How to cope after a tragic event

July 06, 2022 | by Edward-Elmhurst Health
Categories: Healthy Driven Life

News about a mass shooting can bring on shock, horror or disbelief, and, sadly, these incidents are becoming more frequent—and closer to home.

As details of an incident emerge you may experience a range of emotions. Anger at the perpetrator, confusion over the person’s motives, sadness for those who were hurt or killed, and fear of being in the wrong place at the wrong time yourself someday. The unpredictable nature of these types of incidents adds to our fear and threatens our sense of safety and security.

“There’s that sense of security, that sense of safety that is shaken when violence occurs anywhere in our world, let alone our community. We often feel initial feelings of sadness and anger for those directly affected, and we may experience feelings of worry and fear for the safety of our loved ones. These feelings speak to our humanness and our values,” says Ian Evans, LCPC, with Linden Oaks Behavioral Health.

In situations like this, there are things you can do to ground yourself and think more clearly.

  • Maintain your daily routine as much as possible. Be sure to eat, sleep, exercise and follow your normal daily routine as much as you can. Routines can be grounding and provide stability in uncertain times. While it may seem counterintuitive to think about taking care of yourself first, you cannot be of service to others if you are not also considering and meeting your needs.
  • Keep tabs on your emotional health. Remember that a wide range of feelings during difficult times (and long after an event has occurred) are common. Know that others are also experiencing emotional reactions and may need your time and patience to put their feelings and thoughts in order.
  • Try to gauge when you or those close to you need extra support. People often experience stress reactions when exposed (even through media) to shootings or mass violence. Changes in eating and sleeping habits, energy level and mood are important signs of mental distress. Watch for intense emotional reactions, such as anxiety or a strong need for retribution, in adults. When necessary, point individuals to licensed professional counselors who can provide needed support.
  • Turn off the news. While it’s important to stay informed, media portrayals of shootings and mass deaths have been shown to heighten anxiety. Limit your exposure and take a break from news sources.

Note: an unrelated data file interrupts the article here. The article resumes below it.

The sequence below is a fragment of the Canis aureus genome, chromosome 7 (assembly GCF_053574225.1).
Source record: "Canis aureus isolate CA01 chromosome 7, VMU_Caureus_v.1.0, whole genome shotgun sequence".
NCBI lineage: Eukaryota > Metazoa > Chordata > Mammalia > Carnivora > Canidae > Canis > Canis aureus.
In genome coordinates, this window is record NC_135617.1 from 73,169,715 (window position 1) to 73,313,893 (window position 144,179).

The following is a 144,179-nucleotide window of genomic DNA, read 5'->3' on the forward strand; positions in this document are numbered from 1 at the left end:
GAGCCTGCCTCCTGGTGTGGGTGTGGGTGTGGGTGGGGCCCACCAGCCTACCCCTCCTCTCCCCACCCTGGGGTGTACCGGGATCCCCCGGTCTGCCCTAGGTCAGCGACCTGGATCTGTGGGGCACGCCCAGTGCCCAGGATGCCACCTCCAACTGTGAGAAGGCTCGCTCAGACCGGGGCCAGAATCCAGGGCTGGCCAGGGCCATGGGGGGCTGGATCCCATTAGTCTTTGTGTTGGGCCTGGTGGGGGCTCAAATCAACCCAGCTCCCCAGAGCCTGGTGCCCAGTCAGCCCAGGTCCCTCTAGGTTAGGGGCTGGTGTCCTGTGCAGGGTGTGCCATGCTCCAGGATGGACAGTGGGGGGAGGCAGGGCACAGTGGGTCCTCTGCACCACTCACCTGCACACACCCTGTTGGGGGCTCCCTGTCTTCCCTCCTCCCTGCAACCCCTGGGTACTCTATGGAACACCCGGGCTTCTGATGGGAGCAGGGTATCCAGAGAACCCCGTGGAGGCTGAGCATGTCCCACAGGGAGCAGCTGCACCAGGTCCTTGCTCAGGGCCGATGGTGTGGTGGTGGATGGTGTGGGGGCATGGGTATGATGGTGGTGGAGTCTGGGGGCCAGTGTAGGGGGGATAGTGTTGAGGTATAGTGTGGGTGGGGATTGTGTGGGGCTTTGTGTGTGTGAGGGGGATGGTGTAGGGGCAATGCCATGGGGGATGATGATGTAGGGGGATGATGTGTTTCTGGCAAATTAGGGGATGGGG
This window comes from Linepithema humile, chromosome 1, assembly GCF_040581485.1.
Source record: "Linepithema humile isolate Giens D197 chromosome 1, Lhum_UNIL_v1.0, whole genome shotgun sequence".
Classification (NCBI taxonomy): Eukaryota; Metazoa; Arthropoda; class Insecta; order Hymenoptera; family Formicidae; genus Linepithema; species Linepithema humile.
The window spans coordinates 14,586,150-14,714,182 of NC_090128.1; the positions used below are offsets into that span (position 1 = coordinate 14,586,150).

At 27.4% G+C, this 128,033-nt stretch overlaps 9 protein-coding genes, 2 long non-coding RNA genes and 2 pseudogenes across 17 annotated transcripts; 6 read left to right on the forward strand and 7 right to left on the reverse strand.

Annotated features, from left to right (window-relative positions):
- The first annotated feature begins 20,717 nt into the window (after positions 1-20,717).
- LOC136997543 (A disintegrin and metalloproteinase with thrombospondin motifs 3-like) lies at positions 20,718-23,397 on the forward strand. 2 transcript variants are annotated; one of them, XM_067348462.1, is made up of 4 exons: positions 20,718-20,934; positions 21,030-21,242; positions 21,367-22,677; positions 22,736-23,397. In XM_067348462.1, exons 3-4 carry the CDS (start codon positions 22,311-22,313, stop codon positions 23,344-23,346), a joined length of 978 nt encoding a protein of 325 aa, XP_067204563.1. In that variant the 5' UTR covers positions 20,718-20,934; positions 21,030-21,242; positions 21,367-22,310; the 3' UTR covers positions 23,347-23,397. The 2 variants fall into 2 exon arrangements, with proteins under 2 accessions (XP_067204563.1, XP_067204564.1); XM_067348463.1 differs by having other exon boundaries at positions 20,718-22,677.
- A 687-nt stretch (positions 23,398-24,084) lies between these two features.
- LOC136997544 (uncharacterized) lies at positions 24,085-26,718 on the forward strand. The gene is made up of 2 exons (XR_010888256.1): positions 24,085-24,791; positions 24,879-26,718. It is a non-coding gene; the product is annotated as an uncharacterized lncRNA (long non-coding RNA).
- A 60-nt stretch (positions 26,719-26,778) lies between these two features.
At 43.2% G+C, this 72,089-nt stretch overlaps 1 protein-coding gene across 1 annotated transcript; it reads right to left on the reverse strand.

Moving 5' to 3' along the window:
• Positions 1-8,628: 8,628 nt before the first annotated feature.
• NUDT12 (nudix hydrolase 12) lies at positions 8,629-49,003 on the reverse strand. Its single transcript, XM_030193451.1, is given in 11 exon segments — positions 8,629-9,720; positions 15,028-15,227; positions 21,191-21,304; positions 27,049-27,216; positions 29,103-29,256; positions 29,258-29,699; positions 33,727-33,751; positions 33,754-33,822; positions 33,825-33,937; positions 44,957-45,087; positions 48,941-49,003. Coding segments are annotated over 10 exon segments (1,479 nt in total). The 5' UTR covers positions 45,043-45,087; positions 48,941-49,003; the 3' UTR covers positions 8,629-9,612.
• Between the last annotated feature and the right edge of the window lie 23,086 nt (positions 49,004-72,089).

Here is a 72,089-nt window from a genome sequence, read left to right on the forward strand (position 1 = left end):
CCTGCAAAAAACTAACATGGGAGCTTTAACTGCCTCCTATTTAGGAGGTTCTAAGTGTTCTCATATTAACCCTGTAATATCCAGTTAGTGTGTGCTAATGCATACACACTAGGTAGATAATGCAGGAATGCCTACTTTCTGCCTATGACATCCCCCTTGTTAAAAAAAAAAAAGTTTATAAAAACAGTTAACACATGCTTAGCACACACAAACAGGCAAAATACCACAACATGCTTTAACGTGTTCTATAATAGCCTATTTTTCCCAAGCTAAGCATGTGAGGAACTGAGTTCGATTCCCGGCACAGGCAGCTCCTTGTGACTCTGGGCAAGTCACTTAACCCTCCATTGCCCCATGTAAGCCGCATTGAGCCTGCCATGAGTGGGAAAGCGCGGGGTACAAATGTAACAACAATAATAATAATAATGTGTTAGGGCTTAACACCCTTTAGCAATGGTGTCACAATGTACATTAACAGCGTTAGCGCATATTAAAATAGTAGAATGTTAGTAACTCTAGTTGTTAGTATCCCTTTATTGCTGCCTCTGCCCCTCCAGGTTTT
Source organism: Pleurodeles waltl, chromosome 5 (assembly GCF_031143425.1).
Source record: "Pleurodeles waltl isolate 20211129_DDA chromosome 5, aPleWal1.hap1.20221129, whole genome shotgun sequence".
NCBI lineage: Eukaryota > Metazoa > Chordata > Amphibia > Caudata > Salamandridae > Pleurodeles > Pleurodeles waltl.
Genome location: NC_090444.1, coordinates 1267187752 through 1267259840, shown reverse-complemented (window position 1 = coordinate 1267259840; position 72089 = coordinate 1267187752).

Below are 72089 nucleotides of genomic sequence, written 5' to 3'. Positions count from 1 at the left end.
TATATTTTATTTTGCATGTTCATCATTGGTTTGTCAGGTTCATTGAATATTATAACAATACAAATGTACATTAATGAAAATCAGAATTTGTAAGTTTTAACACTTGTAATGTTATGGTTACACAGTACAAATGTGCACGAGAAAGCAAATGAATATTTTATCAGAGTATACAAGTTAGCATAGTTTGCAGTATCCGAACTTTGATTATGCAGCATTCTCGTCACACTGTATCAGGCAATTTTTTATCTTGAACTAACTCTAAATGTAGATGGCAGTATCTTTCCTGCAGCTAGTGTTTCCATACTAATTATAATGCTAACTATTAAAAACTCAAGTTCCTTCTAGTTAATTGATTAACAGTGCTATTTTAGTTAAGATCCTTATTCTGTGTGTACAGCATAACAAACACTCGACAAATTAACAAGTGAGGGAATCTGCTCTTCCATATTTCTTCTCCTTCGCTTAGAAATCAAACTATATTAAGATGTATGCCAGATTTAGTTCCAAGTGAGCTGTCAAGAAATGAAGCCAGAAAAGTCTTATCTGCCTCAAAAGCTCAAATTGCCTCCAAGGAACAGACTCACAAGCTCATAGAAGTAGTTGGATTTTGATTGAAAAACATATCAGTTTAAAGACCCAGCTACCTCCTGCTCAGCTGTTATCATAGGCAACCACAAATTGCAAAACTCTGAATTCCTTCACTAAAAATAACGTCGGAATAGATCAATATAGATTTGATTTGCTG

• Lean on friends and family. They can provide emotional support to help deal with difficult times.
  • Focus on your strengths. Maintain practices that you have found to provide emotional relief. Remind yourself of people and events which are meaningful and comforting.

It’s normal to have intense feelings after a tragic event. It’s also normal for those feelings to resurface or appear for the first time weeks or months afterward. If you find yourself struggling with anger, anxiety, sleep issues or mood or energy changes, it’s important to talk to a professional.

“While people may be resilient and have good support and good coping strategies, that doesn’t mean they should navigate through this on their own,” says Lindsay Fazio, Ph.D., wellbeing coordinator and psychologist with NorthShore University HealthSystem. “If you had a broken leg, you wouldn’t just say, ’I’m going to tape it up and get through this.’ Mental health should be thought of the same way. When we have stress or struggle, you go to the experts.”

Helping children cope after a tragic event

Children may also be affected emotionally if they hear about tragic events. Young kids don’t need lengthy explanations or details. Older children and teens could benefit from deeper conversation.

“Parents should start off by asking what they’ve heard and how they feel about it. That’s a good way to figure out where your child’s at and how they’re doing,” says Dr. Julie Holland, pediatrician with NorthShore University HealthSystem.

Kids who are emotionally upset often exhibit physical symptoms.

“Kids may have trouble sleeping. They may have headaches or stomachaches. They may be more clingy or irritable. Those are all red flags that a child is emotionally affected,” says Dr. Holland.

Some kids tend to withdraw when they’re emotionally upset, Fazio says. Some become hungrier, some lose their appetite.

“When adults or parents talk to kids, it’s important to reinforce the idea that violence is not a solution. There are other ways to be proactive and help fix the problem,” Fazio says.

  • Encourage kids to write or draw their feelings. For some children, talking about their feelings might not come easily. Children might be more comfortable writing down their feelings or drawing pictures that express them. You can communicate through the work they produce.
  • Provide as much comfort as possible. Let children know that they are safe both with words and your behavior. Children look to parents and authority figures for cues on how to react to a situation. If you are upset, it is okay to show your own emotions. Make sure to process and seek support for your own feelings so that you can better provide comfort to your children. Also remind them that there are police, firefighters and other adults keeping them safe, too.
  • Maintain their daily routine and limit exposure to news and social media.
  • Don't be afraid to say, "I don't know." You won’t have all the answers. Just like children, adults experience confusion and fear in the wake of a traumatic event. By saying, “I don’t know,” you are telling your children that it is okay to be confused because you are too.

If you feel like you need emotional support, check this list of local and regional mental health resources.

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